The Consolation of Philosophy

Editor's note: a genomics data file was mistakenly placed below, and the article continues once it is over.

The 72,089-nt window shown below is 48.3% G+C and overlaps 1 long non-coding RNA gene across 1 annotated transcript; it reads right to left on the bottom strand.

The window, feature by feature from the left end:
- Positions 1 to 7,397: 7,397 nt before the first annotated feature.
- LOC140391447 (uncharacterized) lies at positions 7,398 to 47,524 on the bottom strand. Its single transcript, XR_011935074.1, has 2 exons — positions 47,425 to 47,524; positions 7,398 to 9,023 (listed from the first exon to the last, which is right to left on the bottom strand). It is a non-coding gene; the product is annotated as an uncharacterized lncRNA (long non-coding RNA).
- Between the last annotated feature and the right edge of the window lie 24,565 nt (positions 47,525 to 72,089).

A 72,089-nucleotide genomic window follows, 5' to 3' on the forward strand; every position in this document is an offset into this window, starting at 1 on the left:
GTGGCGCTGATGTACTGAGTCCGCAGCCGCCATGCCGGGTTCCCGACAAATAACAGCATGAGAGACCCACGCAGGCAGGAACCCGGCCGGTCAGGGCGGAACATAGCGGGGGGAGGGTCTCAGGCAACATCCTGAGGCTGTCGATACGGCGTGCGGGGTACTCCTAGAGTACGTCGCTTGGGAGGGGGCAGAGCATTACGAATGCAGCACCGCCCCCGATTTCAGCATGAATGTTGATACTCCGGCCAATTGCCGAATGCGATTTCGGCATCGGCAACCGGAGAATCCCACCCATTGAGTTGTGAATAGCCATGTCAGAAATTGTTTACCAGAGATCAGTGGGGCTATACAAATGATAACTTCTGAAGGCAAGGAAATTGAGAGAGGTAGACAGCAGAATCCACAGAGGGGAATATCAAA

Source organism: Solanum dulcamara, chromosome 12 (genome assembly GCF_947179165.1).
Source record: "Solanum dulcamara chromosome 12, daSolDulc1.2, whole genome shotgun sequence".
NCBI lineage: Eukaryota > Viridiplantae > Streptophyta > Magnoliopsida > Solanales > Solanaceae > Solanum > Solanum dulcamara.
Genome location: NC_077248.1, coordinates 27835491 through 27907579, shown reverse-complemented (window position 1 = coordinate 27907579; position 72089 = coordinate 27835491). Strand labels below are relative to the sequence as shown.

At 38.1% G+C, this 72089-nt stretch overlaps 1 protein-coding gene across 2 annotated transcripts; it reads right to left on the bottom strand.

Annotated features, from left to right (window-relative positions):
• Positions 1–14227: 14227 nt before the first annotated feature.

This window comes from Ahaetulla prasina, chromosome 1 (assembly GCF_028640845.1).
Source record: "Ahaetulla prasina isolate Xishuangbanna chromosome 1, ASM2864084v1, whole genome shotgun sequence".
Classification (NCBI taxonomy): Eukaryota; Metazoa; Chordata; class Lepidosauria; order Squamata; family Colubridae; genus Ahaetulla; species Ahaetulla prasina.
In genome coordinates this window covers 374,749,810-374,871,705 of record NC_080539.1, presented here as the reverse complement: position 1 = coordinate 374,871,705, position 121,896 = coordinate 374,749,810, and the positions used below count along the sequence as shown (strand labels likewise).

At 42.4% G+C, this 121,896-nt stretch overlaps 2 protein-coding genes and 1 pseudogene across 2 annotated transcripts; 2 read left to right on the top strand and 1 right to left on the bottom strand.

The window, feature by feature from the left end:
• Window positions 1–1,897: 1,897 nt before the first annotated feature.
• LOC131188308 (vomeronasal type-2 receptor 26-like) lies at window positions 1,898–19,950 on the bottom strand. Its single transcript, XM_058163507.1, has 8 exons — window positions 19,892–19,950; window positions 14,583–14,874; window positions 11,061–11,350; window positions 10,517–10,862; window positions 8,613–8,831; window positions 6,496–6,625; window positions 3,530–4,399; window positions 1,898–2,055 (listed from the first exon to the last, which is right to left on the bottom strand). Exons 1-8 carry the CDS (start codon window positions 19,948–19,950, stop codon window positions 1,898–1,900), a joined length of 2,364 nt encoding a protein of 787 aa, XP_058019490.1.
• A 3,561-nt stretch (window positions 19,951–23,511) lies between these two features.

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"The lions of Carthage, though they bear the gorgeous bonds and trappings of captivity, and eat the food that is given them by hand, and though they fear their harsh master with his lash they know so well; yet if once blood has touched their bristling jaws, their old, their latent wills return; with deep roaring they remember their old selves; they loose their bands and free their necks, and their tamer is the first torn by their cruel teeth, and his blood is poured out by their rage and wrath. from Book III The Consolation of Philosophy was the single most popular book (after the Bible) during the Middle Ages. It is written as a conversation between Boethius and the spirit of Philosophy in the form of a beautiful woman. Boethius, imprisoned, tells Philosophy of his frustration and despair. She responds with compassionate teaching, preaching detachment and reminding Boethius that he must accept that Fortunes Wheel turns for all. Readers interested in the history of Christian thought and students of the Middle Ages will want to read this influential, classic work of Christian philosophy. Roman philosopher ANICIUS MANLIUS SEVERINUS BOETHIUS (c. 480524) was a scholar, translator, and Christian thinker whose influence was still widely felt a thousand years after his death. He preserved classic works by Aristotle, Plato, and others by translating them into Latin. His translations of Greek texts on mathematics, geometry, music, and astronomy were used in universities for hundreds of years. He was not able to complete all of his ambitious projects before his execution in 524 by Theodoric the Great, whom he had served for many years."

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